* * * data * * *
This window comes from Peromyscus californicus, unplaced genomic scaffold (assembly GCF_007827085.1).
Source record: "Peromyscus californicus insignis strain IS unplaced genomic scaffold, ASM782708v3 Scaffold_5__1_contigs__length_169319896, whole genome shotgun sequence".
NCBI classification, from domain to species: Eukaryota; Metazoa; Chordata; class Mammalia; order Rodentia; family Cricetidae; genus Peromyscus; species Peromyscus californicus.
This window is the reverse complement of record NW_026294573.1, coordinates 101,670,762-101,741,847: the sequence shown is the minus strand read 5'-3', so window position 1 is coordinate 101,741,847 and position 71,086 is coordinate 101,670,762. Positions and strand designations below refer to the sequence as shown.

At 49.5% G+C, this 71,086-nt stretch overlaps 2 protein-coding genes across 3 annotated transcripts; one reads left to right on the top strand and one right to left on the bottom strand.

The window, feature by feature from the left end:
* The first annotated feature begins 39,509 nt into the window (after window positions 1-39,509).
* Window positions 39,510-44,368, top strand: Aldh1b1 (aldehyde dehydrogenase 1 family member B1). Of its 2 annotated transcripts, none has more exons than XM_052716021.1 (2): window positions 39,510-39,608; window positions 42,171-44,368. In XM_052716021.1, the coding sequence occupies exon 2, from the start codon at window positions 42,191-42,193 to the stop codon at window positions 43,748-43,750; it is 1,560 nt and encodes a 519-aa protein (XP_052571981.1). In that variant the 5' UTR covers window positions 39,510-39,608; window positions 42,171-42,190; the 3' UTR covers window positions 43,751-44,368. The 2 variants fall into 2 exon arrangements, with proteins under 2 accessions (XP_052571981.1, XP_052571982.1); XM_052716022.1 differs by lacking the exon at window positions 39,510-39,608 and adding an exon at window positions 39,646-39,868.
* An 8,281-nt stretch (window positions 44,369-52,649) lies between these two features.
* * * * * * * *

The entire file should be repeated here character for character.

This window comes from Peromyscus californicus, unplaced genomic scaffold (assembly GCF_007827085.1).
Source record: "Peromyscus californicus insignis strain IS unplaced genomic scaffold, ASM782708v3 Scaffold_5__1_contigs__length_169319896, whole genome shotgun sequence".
NCBI classification, from domain to species: Eukaryota; Metazoa; Chordata; class Mammalia; order Rodentia; family Cricetidae; genus Peromyscus; species Peromyscus californicus.
This window is the reverse complement of record NW_026294573.1, coordinates 101,670,762-101,741,847: the sequence shown is the minus strand read 5'-3', so window position 1 is coordinate 101,741,847 and position 71,086 is coordinate 101,670,762. Positions and strand designations below refer to the sequence as shown.

At 49.5% G+C, this 71,086-nt stretch overlaps 2 protein-coding genes across 3 annotated transcripts; one reads left to right on the top strand and one right to left on the bottom strand.

The window, feature by feature from the left end:
* The first annotated feature begins 39,509 nt into the window (after window positions 1-39,509).
* Window positions 39,510-44,368, top strand: Aldh1b1 (aldehyde dehydrogenase 1 family member B1). Of its 2 annotated transcripts, none has more exons than XM_052716021.1 (2): window positions 39,510-39,608; window positions 42,171-44,368. In XM_052716021.1, the coding sequence occupies exon 2, from the start codon at window positions 42,191-42,193 to the stop codon at window positions 43,748-43,750; it is 1,560 nt and encodes a 519-aa protein (XP_052571981.1). In that variant the 5' UTR covers window positions 39,510-39,608; window positions 42,171-42,190; the 3' UTR covers window positions 43,751-44,368. The 2 variants fall into 2 exon arrangements, with proteins under 2 accessions (XP_052571981.1, XP_052571982.1); XM_052716022.1 differs by lacking the exon at window positions 39,510-39,608 and adding an exon at window positions 39,646-39,868.
* An 8,281-nt stretch (window positions 44,369-52,649) lies between these two features.